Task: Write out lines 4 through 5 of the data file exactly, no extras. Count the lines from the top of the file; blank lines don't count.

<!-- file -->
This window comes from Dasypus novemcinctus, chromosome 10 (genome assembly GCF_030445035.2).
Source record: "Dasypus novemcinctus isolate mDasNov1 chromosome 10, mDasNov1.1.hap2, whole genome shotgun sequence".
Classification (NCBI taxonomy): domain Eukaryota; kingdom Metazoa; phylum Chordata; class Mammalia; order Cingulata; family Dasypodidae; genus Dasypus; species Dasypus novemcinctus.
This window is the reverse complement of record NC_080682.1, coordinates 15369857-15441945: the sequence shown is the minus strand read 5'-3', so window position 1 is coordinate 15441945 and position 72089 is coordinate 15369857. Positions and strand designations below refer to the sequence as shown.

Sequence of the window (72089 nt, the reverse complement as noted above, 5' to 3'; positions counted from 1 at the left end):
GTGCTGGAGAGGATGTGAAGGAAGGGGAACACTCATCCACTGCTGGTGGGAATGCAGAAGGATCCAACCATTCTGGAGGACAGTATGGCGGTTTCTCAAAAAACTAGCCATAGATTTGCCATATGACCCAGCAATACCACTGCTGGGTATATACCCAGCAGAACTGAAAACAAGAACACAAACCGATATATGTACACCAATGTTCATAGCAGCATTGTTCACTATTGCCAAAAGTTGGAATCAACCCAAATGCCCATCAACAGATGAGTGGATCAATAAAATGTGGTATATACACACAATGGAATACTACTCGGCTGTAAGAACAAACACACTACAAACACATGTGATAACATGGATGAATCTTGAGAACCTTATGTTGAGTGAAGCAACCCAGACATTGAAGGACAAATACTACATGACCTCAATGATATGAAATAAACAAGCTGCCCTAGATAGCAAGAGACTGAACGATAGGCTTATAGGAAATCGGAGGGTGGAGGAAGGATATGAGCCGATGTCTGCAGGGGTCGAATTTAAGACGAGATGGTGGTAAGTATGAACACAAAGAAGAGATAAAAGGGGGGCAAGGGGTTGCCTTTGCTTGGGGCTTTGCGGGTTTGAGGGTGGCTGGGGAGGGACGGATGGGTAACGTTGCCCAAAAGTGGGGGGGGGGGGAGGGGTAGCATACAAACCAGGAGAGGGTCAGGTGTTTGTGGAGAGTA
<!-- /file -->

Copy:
This window is the reverse complement of record NC_080682.1, coordinates 15369857-15441945: the sequence shown is the minus strand read 5'-3', so window position 1 is coordinate 15441945 and position 72089 is coordinate 15369857. Positions and strand designations below refer to the sequence as shown.

Sequence of the window (72089 nt, the reverse complement as noted above, 5' to 3'; positions counted from 1 at the left end):